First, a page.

# Difference between albedo and emissivity?

• B
• NatFex
In summary, albedo is the ratio of radiation reflected off a body compared to the total incident on that body, while emissivity is the ratio of radiation absorbed compared to the total incident radiation. Snow has a high albedo and a high emissivity, which may seem contradictory, but this is due to the different wavelengths of radiation being considered and the variable nature of snow's reflectivity.

#### NatFex

This has been asked already, but it was either answered incorrectly or I'm just not understanding it right.

I was under the impression that albedo is the ratio of radiation reflected off a body compared to the total incident on that body. Hence black bodies have an albedo of 0 and more white/shiny surfaces have higher albedos.

I thought emissivity = 1-albedo, so, the ratio of radiation absorbed (and therefore emitted) compared to the total incident radiation, because radiation is either reflected or absorbed then emitted, right?

So, according to values on the internet, snow has an albedo of 0.9 (Wikipedia) and an emissivity of 0.969+ (EngineeringToolbox). How does that make sense? How can the radiation emitted and absorbed add up to more radiation than there was in the first place?

Thanks

The references are unclear about the specified wavelength range. For example, snow is highly reflective in the visible but highly absorptive in the infrared. In addition, the reflectivity for snow can be highly variable based on grain size. Basically, the two numbers may not be directly comparable:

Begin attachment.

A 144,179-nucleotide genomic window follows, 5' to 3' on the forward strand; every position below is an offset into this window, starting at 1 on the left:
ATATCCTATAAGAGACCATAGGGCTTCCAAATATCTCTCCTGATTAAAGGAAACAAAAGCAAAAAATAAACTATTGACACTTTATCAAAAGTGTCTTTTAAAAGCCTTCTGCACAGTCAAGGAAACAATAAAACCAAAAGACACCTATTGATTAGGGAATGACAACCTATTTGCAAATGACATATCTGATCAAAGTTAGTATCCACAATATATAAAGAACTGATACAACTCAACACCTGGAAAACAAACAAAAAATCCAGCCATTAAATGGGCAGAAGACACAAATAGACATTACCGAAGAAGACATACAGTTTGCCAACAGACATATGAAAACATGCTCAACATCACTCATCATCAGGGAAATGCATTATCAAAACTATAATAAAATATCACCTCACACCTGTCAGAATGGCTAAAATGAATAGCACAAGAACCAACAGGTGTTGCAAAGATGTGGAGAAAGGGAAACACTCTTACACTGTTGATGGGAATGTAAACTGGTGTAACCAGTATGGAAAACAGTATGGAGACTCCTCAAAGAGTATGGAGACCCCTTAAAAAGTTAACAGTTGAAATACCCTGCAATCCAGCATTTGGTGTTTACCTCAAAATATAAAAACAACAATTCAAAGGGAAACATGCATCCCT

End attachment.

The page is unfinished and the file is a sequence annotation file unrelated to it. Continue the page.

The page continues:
http://nsidc.org/data/docs/daac/nsidc0066_avhrr_5km/spectra.jpg

## What is the definition of albedo?

Albedo refers to the measure of the amount of light or solar radiation reflected by a surface. It is usually expressed as a percentage, with higher percentages indicating a higher reflectivity.

## What is the definition of emissivity?

Emissivity refers to the measure of the ability of a surface to emit thermal radiation. It is a unitless value between 0 and 1, with higher values indicating a higher ability to emit thermal radiation.

## How are albedo and emissivity related?

Albedo and emissivity are inversely related - a surface with a high albedo will have a low emissivity, and vice versa. This means that a surface that reflects a lot of light will also emit less thermal radiation, and a surface that absorbs a lot of light will emit more thermal radiation.

## What is the importance of albedo and emissivity in climate science?

Albedo and emissivity play a significant role in climate science, as they affect the amount of solar radiation and heat absorbed and emitted by the Earth's surface. Changes in albedo and emissivity can contribute to global warming or cooling, and understanding these factors is crucial in predicting and mitigating the effects of climate change.

## How are albedo and emissivity measured?

Albedo is typically measured using specialized instruments such as radiometers or spectrometers, which measure the amount of light reflected by a surface. Emissivity is measured using infrared thermometers, which detect the amount of thermal radiation emitted by a surface. Both albedo and emissivity can also be calculated using mathematical models based on surface characteristics such as color, texture, and composition.

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